New Brunswick

Nurses union shocked by funding cuts to university nursing programs

The New Brunswick Nurses Union says it is shocked and frustrated the Blaine Higgs government had made cuts to two university nursing programs when the province is in dire need of nurses.

Government slashes close to $9M from programs at universities in Moncton and Fredericton

The province says the money it cut from nursing programs wasn't being used for its intended purpose, which was to expand enrolment in nursing programs. (Shutterstock)

The New Brunswick Nurses Union says it is shocked and frustrated the Blaine Higgs government had made cuts to two university nursing programs when the province is in dire need of nurses.

Union president Paula Doucet says she'd been unaware of the province's plans to cut funding to the programs at the University of Moncton and the University of New Brunswick.

The cuts come during a nursing shortage across the province, and Doucet said she can't sit back while "an attack" is made on her profession.

"We need to be part of the solution," she said.

Post-Secondary Education Minister Trevor Holder has said nearly $9 million was cut because the programs weren't creating new seats for students.

Doucet said she doesn't understand why the seats aren't being filled, when many students are on waiting lists to get into the programs.

"There are New Brunswickers ready, willing and able to go into the program to become registered nurses," she said in an interview with Information Morning Moncton.

"The longer they sit on a wait list, they may choose to take another program. They're not coming back to nursing."

'A starving faculty'

Sarah Bustard, a spokesperson for the Department of Post-Secondary Education, Training and Labour, said two nursing-seat purchase agreements were signed with UNB and the University of Moncton in 2005-2006.

The agreements, which expired March 31, were to fund 95 additional nursing seats a year — 57 at UNB and 38 at Moncton.

"While this agreement was intended to add nursing seats to the existing number of seats already offered by the universities as part of their programming, the targets were not being met," she said in an emailed statement.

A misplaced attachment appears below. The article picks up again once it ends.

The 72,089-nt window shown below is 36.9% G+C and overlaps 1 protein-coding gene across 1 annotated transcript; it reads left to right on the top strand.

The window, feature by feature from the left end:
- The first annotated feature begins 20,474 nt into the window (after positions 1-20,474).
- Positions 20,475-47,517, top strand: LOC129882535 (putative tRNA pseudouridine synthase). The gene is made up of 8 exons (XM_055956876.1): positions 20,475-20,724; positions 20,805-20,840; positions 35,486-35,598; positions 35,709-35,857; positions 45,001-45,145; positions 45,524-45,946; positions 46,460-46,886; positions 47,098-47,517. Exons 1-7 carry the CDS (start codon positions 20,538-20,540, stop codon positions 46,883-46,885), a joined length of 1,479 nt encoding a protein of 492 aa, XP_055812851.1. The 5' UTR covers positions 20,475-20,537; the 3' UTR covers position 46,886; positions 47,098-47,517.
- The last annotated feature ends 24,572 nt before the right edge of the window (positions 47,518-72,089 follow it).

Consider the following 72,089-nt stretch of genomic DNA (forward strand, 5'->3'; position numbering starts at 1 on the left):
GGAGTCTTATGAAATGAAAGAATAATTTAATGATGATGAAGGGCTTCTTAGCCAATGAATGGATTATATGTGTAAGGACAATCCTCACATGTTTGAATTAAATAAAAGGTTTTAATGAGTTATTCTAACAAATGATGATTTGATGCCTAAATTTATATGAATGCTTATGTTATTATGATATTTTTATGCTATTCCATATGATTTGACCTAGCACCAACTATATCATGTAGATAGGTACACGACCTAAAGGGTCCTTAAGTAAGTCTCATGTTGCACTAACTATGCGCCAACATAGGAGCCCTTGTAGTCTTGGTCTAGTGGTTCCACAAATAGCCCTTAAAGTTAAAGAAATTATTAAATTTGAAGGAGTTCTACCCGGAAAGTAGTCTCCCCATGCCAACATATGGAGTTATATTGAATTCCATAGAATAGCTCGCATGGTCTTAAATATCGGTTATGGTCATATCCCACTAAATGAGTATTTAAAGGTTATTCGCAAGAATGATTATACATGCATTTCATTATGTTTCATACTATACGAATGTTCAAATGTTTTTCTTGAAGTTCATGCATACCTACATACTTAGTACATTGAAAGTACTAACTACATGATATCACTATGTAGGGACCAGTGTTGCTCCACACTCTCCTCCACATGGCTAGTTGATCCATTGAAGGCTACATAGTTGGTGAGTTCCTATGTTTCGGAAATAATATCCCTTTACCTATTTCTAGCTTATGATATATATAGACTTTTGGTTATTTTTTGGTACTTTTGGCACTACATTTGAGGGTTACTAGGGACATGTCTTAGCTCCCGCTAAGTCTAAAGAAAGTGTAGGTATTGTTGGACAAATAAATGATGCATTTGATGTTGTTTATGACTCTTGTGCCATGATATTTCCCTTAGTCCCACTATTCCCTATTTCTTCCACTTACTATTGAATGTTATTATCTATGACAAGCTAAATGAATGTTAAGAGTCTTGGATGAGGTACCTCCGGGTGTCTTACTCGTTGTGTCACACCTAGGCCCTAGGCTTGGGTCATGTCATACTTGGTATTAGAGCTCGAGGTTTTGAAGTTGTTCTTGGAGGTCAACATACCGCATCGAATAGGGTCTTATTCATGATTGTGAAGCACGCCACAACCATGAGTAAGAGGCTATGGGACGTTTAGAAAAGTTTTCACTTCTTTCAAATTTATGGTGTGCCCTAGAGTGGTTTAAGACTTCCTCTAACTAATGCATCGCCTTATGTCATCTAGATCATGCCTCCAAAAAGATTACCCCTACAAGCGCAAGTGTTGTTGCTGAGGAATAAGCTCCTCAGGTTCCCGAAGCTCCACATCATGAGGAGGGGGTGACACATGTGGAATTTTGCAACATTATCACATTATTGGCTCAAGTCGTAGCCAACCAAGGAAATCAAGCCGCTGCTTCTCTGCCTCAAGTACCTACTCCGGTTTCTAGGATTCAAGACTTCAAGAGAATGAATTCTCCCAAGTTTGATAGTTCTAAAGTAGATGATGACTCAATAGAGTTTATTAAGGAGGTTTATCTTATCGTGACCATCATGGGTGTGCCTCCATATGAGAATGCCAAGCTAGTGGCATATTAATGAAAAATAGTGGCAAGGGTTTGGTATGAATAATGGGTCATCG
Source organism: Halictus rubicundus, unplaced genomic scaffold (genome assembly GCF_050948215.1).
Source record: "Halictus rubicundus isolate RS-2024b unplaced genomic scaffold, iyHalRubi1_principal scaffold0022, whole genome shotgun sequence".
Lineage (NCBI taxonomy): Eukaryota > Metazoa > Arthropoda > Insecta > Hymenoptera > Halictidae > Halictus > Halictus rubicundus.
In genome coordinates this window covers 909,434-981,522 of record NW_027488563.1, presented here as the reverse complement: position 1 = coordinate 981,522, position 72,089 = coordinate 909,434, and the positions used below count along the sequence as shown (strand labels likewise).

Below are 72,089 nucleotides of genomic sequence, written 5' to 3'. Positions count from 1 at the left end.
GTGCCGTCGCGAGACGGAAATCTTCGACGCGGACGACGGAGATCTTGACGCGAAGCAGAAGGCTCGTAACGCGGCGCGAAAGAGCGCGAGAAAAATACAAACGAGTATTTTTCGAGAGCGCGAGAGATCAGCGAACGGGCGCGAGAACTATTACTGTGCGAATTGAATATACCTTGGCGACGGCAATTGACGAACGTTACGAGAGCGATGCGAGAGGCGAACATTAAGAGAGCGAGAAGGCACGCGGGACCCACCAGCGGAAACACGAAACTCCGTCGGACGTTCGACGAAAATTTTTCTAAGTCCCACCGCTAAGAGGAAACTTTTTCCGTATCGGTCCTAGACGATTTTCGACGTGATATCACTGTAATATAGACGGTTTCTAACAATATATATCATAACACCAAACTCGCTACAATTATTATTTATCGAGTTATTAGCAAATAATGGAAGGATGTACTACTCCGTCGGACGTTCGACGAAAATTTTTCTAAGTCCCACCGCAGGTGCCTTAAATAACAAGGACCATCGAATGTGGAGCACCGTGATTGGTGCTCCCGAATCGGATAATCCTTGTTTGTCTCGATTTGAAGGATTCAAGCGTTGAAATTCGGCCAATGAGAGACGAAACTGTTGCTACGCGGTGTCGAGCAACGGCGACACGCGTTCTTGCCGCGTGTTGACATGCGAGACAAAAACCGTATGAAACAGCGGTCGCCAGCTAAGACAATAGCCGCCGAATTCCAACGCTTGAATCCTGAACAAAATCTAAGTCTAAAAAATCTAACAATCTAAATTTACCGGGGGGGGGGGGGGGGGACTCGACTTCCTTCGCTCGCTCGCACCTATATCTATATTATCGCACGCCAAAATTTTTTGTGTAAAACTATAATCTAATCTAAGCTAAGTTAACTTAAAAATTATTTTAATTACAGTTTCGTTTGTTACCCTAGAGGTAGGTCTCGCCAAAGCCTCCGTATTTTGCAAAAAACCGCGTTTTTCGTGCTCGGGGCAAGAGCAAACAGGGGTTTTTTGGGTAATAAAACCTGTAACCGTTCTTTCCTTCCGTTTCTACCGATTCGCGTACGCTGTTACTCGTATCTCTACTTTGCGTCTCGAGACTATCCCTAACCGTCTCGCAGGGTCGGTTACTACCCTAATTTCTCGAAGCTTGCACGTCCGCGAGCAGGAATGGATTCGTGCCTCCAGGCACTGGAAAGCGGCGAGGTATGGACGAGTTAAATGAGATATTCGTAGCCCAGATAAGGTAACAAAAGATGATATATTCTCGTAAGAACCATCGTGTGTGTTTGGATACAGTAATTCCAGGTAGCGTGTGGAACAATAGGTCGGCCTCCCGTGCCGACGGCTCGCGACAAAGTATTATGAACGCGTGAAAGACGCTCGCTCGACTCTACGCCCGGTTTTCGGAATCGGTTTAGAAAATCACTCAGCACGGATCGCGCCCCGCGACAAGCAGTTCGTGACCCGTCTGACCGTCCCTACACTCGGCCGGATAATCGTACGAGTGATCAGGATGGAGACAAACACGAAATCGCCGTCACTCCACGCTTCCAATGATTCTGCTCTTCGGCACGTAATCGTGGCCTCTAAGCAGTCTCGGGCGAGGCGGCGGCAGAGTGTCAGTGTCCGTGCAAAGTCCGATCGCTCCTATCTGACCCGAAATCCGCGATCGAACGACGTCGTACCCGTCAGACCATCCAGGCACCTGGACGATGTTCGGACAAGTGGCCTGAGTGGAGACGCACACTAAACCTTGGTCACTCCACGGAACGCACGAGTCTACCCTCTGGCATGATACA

"In the last four years, no bachelor of nursing seats were added under the agreement."

The universities have said that a significant part of the cut money was for clinical training. One of the reasons the provincially determined seat targets weren't met was that there is a shortage of places for students to do their clinical training, the schools said. 

Although nursing programs will continue at both universities, officials have said the cuts will hurt their ability to deliver clinical training and build their programs.

"Over the years we have heard that nursing has been a starving faculty," Doucet said.

Paula Doucet, president of the New Brunswick Nurses Union, says the funding cuts will make the province's nursing shortage worse in coming years. (CBC)

The province should be working alongside nurses to come up with ways to recruit more young people into nursing, she said

And it needs to be done quickly to address New Brunswick's nursing shortage because the problem is only going to get worse.

Doucet said patients, residents and clients are coming into hospitals and nursing homes with complex issues — creating more work for nurses, who are struggling with fewer resources.

She said the only way to alleviate the problem is to have more nurses, which would create a better workplace .

Holder has said the government will implement a "nursing human resources strategy" with a budget of $2.4 million. Any future funding to nursing programs will be tied to the strategy to ensure the results address the nursing shortage. He hasn't explained how this might work. 

More nurses to retire 

People's Alliance Leader Kris Austin said the funding cuts "make no sense" and will only exacerbate New Brunswick's nursing shortage.

Austin also said many nurses are leaving New Brunswick to work in other provinces, such as Nova Scotia, where salaries are higher.

"Cutting this funding is counter-intuitive to solving the nursing shortage crisis that exists in this province," he said in a statement.

Doucet said 41 per cent of union members will be eligible to retire in the next five years.

"The potential for it to get worse is there, and we need to be looking at strategies to make the workplace better."


To encourage thoughtful and respectful conversations, first and last names will appear with each submission to CBC/Radio-Canada's online communities (except in children and youth-oriented communities). Pseudonyms will no longer be permitted.

By submitting a comment, you accept that CBC has the right to reproduce and publish that comment in whole or in part, in any manner CBC chooses. Please note that CBC does not endorse the opinions expressed in comments. Comments on this story are moderated according to our Submission Guidelines. Comments are welcome while open. We reserve the right to close comments at any time.

Become a CBC Member

Join the conversation  Create account

Already have an account?